When I was finally ready to work Step 4, I had just celebrated my first year of living life as a person who no longer drank alcohol. Seven of those months, I did it on my own and the last five months were spent in the rooms of AA.
I started to work my program in earnest and follow the suggestions given to me by others in the rooms and, more specifically, my sponsor. I had just received my one year chip for sobriety, I was attending four 12-step meetings a week and floating atop the proverbial pink cloud.
I was all in.
Made a searching and fearless moral inventory of ourselves.
After meeting with my sponsor and getting the low-down on how to format the dreaded moral inventory of my life, I drove home in silence and thought a lot about what this task might bring up for me.
I opened up my laptop, created a spreadsheet and titled it Step 4, took a deep breath and started typing.
Column one was for identifying and naming my resentments towards people, institutions or principles. Easy enough. I jotted down the name of my ex-husband, ex-boyfriends, my family and friends, a financial institution, religion, and my high school guidance counselor. This 4th Step was going to be a piece of cake.
Column two was for listing the cause of my resentment towards said people, institutions or principles. This column ended up being my version of how things went down in the story I’d been telling myself about my life. How the ex-boyfriends wronged me, how my family didn’t support me and how Wells Fargo had wronged me during the mortgage crisis several years ago. This column felt good to write. These grievances I’d been holding onto felt fresh and justified. I liked seeing them neatly typed up and in their column next to the offender. Why did people say this Step was so hard? I was finding it really easy.
Column three was for expounding on what affect did this resentment have on my life? Now, here is where I had to pause in the process and really think about the affect those listed in column one had on my life. I took my time with this part of the Step and listed everything I could think of for each resentment I had listed. I spent about 10 days on this column alone. I emptied all of my thoughts onto the page and felt a certain kind of relief when it was complete. I knew I had made a searching and fearless moral inventory of myself, as suggested for this Step. It was at this point that I also felt like I wanted to quit. It is not easy to examine your life and list your deepest, darkest secrets. I somberly pushed on.
Column four was the grand finale of this Step. It was reserved for listing my part. Here is where I had to own my part in the original resentment listed in column one and jot it down so that I could share it with my Sponsor when we later worked Step 5.
Yeah, column four was no walk in the park and it took me a couple of weeks to complete this part of the Step.
I ended up having to really examine the initial resentment I harbored and the effect it had or was having on my life and then ask the question over and over again - What was my part in this? Where am I to blame?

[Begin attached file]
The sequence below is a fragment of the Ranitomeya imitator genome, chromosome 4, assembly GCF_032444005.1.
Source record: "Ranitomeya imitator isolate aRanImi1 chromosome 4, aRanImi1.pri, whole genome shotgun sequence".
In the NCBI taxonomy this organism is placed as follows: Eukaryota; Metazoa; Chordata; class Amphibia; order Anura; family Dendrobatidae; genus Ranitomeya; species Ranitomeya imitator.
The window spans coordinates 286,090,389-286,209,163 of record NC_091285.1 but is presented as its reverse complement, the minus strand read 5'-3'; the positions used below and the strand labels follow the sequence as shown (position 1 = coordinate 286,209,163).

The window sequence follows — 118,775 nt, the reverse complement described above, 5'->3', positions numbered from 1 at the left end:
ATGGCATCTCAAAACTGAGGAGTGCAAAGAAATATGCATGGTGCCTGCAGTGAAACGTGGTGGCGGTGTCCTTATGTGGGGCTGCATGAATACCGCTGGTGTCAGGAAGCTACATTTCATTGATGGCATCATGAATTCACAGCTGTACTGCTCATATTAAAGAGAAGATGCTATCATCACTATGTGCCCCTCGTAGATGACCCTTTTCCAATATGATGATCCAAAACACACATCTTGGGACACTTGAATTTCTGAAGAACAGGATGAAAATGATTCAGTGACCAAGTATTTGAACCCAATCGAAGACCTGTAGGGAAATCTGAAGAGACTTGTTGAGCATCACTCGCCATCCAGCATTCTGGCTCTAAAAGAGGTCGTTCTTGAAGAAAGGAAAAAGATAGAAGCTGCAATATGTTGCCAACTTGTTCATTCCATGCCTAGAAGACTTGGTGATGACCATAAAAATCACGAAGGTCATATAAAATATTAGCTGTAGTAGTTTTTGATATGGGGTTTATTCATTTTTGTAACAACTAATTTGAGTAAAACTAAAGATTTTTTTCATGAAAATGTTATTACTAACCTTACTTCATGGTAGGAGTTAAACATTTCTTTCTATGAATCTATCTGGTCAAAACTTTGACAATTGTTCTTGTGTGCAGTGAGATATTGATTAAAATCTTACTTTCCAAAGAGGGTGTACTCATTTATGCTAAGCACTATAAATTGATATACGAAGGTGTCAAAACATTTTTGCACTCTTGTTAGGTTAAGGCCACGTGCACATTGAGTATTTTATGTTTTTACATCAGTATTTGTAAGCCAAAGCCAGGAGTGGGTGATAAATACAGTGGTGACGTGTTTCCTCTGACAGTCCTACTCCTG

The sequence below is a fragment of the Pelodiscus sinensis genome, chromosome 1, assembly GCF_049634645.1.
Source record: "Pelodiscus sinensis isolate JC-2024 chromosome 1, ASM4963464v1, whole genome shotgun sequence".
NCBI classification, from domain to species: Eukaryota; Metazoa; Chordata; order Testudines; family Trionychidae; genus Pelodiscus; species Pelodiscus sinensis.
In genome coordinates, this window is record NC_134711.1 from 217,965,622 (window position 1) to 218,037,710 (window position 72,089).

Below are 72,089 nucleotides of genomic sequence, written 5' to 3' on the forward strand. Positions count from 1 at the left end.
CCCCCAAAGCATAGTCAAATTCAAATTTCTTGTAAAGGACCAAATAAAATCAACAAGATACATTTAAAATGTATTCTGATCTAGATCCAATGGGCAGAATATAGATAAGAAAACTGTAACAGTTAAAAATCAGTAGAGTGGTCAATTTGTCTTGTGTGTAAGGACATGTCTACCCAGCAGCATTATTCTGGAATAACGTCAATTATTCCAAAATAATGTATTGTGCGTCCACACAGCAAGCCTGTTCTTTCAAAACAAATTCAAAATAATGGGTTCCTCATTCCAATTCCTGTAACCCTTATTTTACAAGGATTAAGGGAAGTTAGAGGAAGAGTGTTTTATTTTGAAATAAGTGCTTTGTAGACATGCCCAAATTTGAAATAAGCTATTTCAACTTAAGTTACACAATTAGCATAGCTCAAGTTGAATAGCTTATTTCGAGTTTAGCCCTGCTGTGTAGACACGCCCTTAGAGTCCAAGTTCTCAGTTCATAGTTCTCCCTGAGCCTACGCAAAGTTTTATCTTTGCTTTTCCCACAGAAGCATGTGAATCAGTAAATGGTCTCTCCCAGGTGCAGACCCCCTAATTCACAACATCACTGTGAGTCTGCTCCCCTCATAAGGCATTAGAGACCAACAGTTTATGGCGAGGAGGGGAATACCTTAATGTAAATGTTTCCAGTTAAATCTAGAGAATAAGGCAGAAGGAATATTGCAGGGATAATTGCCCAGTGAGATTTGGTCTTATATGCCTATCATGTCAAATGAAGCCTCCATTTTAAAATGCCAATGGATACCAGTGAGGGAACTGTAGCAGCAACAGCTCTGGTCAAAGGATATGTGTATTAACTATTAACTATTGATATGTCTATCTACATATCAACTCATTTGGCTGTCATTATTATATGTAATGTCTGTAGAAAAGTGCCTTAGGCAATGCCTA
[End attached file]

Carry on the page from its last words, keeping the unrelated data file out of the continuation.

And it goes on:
This is where I had to look at my flaws, my shortcomings, and my character defects and own them. A lot of people in and outside of the rooms bristle at the phrase character defects, but if I was currently okay with calling myself an Alcoholic, I could certainly say I had character defects. I didn’t let myself get hung up on this part of the Step work because I knew that If I did, I would never finish the Steps. I pushed on.
So I had to look at my resentments and see where I had fear, judgment or jealousy. I had to examine whether or not I had been dishonest, gossiped or helped contribute to the problem with my own judgment, intolerance or hatred.
I had to be 100% honest in this fourth column. At first, it was proving difficult because I was resisting the truth, but once I figured out that the truth was the only way out, I opened myself up to the process and took Cheryl Strayed’s advice and wrote like a motherfucker.
When I was finally done, my four-page, double-sided spreadsheet was a thing of beauty. It held the absolute truth of my life - the ugly, the shameful and the heartbroken truths that had brought me unimaginable pain for years, decades even. The old stories I’d been telling myself about myself were now documented. During the writing process, I had released them from the confines of my mind and deposited them onto a blank page where they could now reside outside of me.
A weight had been lifted.
All in all, Step 4 took me about a month to work on. I didn’t worry too much about doing it perfectly. Instead, I focused on being thorough and rigorously honest - no matter what.
I focused on telling the unedited version of my truth. And that, my friends, felt like the kindest, most authentic thing I have ever done for myself.
Tammi hasn’t had a drink since February 3, 2015. She is a former wine bar owner, lifelong seeker and recovering perfectionist. She makes art every day and credits this practice as the path to her spiritual overhaul. She documents her creative forays and monthly sobriety milestones at TammiSalas.com Her writing here will share her story as she navigates the 12 Steps of AA.
A NOTE FROM TAMMI:
Anonymity is the foundation of AA and I respect that. However, I choose torecover out loud in order to be of service to other people still suffering.